Exciting times as dead steel plant given Lazarus treatment.
As the crisis engulfing the UK’s steel industry continues, it was with great joy to hear that one firm has bucked the trend by announcing plans for the country’s first renewable energy-powered ‘super plant’ in Newport. On a visit to the old power station at Uskmouth Jessica Morden, John Griffiths, Jayne Bryant and I were given the good news that new steel jobs will hopefully be be created in the city.
The steel plant owned by Liberty House and the adjacent power station run by SIMEC on the banks of the River Usk, are to be merged into the UK’s first GREENSTEEL facility capable of processing two million tonnes of the material a year.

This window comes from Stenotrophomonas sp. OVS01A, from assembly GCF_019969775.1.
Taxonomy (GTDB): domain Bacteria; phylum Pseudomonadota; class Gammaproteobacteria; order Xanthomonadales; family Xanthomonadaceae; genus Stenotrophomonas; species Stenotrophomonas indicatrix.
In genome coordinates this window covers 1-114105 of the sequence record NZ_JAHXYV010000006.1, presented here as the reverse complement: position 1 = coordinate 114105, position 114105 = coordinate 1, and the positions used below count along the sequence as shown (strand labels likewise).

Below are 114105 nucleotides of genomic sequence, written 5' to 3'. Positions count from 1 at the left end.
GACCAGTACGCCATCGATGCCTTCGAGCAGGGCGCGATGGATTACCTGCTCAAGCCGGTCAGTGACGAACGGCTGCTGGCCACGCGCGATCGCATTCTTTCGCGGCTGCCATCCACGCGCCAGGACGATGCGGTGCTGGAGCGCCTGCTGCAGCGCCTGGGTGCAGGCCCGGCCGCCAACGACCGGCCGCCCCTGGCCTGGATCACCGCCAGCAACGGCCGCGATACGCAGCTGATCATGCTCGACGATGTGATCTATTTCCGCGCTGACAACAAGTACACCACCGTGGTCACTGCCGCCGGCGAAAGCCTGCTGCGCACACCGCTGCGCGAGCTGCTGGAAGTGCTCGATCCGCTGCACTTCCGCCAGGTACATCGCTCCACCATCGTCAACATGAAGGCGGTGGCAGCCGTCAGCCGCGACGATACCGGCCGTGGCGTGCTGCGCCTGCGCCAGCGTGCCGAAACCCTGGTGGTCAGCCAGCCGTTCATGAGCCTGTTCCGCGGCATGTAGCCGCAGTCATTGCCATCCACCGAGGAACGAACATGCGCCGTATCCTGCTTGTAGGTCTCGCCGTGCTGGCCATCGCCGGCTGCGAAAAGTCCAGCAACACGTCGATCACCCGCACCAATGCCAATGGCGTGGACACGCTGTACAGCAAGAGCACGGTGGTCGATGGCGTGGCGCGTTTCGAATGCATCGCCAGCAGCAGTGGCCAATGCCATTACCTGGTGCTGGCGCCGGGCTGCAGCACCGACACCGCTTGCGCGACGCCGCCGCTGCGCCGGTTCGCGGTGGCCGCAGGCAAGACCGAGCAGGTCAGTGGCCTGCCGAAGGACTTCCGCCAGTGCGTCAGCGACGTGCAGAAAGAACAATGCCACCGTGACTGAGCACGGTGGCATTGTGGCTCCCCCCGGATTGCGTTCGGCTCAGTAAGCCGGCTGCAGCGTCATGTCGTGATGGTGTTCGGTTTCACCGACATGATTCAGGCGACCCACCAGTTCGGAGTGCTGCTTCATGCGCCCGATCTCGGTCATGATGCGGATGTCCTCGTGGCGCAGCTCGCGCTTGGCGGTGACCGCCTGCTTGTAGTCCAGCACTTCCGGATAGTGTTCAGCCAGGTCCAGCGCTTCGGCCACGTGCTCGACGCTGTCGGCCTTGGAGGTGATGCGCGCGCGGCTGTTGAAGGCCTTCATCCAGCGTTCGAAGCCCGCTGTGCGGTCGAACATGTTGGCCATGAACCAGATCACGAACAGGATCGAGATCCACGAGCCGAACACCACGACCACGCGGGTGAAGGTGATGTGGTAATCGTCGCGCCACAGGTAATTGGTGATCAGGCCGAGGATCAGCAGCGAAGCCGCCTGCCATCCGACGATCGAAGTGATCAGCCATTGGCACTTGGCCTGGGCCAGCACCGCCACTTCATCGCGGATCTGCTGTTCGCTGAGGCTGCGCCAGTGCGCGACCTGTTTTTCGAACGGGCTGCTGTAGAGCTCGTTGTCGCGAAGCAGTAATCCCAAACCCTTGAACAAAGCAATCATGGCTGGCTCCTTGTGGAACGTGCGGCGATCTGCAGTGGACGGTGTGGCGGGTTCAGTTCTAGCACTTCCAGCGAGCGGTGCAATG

The firms, which are both owned by the Indian Gupta family, will work together to increase the existing rolling capacity at the Liberty plant while the coal-fired SIMEC power station will be concerted to eco-friendly biomass.
Liberty’s executive chairman Sanjeev Gupta said he believes the plans would create new jobs and support the struggling steel industry. He said, "This was a very valuable opportunity to brief Newport’s elected representatives about our GREENSTEEL vision, which we believe will generate many new skilled jobs in the city and ultimately make a major difference to the whole UK steel and wider manufacturing sectors," he added. “Historically Newport has been one of the country’s most important steel-making locations so it’s very appropriate that this is the springboard for our GREENSTEEL plans”. “If we can make steel competitively in the UK, we can generate potentially hundreds of thousands of jobs in the manufacturing sector nationwide.”
This announcement is a very welcome one that creates new hope for a renaissance of Newport's manufacturing capacities in sustainable, job-rich renewable technologies.